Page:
337 pages, 1 illus.
Most studies of environmental regimes focus on the use of power, the pursuit of rational self-interest and the influence of scientific knowledge. Lasse Ringius focuses instead on the influence of public ideas and policy entrepreneurs. He shows how transnational coalitions of policy entrepreneurs can build environmental regimes and how global environmental nongovernmental organizations can act as catalysts for regime change. This is the first book-length empirical study of the formation of the global ocean dumping regime in 1972 and its development, which culminated in the 1993 global ban on dumping of low-level radioactive waste at sea. Ringius describes the structure within which global ocean dumping policy, particularly with regard to the disposal of radioactive waste, is embedded. He examines the political construction of ocean dumping as a global environmental problem, the role of persuasion, and the formation of international public opinion. He does not argue that the influence of ideas alone explains how regimes develop, but claims that it is necessary to understand how actors, interests and ideas together influence regimes and international environmental policy.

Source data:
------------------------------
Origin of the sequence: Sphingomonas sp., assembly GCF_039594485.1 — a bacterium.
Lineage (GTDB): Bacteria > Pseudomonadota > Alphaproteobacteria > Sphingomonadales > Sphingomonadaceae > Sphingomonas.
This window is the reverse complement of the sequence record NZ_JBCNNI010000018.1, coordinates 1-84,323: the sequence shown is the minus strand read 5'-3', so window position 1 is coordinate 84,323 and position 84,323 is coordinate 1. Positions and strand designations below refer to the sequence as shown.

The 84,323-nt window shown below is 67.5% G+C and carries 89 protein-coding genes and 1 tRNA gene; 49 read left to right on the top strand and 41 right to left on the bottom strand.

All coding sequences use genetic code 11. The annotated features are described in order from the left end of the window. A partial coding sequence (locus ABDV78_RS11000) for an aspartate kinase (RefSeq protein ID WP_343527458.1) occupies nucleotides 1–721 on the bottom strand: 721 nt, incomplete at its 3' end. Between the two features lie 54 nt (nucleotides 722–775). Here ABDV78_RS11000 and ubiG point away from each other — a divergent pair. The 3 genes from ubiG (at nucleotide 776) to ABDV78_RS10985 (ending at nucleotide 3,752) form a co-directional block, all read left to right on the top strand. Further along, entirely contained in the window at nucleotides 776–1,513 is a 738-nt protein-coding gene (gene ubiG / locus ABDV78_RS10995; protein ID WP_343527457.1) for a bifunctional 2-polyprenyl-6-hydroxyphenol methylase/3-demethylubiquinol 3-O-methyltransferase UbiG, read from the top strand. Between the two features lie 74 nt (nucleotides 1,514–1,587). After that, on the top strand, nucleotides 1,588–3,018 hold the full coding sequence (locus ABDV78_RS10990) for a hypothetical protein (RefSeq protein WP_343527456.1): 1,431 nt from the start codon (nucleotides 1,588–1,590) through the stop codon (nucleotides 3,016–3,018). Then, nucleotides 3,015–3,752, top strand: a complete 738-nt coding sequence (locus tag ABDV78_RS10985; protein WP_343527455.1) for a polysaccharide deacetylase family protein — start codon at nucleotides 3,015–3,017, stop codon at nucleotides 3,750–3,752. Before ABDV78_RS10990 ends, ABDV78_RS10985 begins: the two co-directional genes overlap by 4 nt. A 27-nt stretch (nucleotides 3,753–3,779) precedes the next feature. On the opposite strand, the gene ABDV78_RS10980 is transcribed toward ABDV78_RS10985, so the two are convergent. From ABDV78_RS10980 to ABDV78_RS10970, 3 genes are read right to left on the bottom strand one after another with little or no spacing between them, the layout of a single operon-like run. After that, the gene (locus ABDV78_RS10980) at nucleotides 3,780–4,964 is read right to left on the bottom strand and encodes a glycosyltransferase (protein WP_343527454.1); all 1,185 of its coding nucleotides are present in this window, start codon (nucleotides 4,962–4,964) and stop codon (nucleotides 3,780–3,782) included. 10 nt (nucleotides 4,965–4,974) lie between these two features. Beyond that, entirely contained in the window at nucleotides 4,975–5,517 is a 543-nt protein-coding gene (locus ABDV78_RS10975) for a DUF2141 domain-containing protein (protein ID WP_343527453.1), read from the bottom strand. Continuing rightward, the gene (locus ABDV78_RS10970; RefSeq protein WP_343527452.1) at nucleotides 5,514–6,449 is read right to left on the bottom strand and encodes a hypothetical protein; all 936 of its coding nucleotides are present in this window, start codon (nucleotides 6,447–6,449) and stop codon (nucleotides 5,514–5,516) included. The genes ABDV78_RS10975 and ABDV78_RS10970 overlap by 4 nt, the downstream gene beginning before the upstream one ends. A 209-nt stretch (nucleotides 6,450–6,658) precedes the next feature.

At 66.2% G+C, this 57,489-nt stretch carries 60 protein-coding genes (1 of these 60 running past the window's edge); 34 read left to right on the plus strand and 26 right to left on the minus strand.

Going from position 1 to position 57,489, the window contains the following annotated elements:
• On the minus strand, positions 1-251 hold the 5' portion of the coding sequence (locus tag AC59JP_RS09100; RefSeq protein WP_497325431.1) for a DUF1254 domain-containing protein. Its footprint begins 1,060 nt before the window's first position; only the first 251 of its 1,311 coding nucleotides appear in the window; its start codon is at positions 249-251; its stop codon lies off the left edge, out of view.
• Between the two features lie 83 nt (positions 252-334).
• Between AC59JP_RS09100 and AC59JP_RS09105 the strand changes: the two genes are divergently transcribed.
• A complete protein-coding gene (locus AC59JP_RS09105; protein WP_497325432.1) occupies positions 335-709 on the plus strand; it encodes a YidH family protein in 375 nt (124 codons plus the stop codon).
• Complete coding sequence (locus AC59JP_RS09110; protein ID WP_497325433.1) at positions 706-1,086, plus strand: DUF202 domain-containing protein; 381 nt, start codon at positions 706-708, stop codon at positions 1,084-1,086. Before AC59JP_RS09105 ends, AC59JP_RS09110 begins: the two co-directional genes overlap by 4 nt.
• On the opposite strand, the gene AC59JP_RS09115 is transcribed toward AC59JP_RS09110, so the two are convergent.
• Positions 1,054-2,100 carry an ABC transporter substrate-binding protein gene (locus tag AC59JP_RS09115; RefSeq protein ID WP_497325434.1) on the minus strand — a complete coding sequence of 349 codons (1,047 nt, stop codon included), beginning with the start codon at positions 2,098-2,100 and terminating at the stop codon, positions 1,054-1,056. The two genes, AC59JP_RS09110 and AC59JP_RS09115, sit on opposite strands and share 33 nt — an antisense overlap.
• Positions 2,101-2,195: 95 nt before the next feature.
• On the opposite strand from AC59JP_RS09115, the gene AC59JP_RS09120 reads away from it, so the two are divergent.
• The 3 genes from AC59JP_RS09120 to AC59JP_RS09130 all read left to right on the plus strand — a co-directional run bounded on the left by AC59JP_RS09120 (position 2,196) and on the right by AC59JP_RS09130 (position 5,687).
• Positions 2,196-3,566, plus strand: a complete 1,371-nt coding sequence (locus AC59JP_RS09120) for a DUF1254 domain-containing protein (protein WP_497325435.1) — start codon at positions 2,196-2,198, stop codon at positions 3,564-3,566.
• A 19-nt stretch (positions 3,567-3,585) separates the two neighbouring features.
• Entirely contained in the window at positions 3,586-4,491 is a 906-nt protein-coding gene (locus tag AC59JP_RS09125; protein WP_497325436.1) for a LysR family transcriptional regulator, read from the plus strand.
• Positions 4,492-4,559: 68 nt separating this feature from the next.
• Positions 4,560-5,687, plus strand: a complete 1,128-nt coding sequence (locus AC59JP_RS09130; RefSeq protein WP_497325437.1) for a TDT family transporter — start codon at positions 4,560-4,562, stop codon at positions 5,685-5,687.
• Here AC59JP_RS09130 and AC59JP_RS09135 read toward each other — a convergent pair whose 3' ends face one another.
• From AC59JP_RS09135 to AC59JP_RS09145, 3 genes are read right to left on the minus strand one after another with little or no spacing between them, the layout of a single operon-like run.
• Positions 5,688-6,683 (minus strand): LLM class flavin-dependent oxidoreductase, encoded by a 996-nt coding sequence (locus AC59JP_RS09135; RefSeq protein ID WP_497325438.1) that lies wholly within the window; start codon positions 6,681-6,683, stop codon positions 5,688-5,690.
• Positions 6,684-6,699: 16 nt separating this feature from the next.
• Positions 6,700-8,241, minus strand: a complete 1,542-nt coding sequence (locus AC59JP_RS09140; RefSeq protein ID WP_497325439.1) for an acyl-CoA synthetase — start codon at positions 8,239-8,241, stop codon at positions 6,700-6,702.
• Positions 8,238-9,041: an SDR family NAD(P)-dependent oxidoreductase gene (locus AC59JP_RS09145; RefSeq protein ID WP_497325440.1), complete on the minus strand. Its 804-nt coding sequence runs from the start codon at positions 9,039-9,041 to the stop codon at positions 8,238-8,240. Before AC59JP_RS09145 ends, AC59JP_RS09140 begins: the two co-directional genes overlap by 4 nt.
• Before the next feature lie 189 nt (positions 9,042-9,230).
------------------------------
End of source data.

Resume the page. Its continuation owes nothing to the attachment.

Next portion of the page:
This book makes a significant contribution by showing that, under certain circumstances, regimes can be created and changed by a combination of powerful but highly oversimplified 'public ideas' and transnational political entrepreneurs. The work is original and the scholarship is sound beyond any question. --Edward L. Miles, Virginia and Prentice Bloedel Professor of Marine Studies and Public Affairs, University of Washington
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